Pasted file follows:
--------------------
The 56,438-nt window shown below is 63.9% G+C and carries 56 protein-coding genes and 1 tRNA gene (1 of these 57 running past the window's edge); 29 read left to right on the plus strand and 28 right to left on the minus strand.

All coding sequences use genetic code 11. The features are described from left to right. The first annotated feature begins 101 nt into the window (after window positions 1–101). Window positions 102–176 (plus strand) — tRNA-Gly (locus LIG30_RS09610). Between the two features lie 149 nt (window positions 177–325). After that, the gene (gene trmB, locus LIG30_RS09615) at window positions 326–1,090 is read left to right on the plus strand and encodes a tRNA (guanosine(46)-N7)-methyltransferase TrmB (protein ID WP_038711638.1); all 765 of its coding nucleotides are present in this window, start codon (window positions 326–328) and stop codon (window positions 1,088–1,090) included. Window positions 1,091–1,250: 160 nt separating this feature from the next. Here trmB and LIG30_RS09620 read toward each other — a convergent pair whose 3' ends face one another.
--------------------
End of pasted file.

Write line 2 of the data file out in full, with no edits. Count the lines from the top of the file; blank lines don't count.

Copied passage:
All coding sequences use genetic code 11. The features are described from left to right. The first annotated feature begins 101 nt into the window (after window positions 1–101). Window positions 102–176 (plus strand) — tRNA-Gly (locus LIG30_RS09610). Between the two features lie 149 nt (window positions 177–325). After that, the gene (gene trmB, locus LIG30_RS09615) at window positions 326–1,090 is read left to right on the plus strand and encodes a tRNA (guanosine(46)-N7)-methyltransferase TrmB (protein ID WP_038711638.1); all 765 of its coding nucleotides are present in this window, start codon (window positions 326–328) and stop codon (window positions 1,088–1,090) included. Window positions 1,091–1,250: 160 nt separating this feature from the next. Here trmB and LIG30_RS09620 read toward each other — a convergent pair whose 3' ends face one another.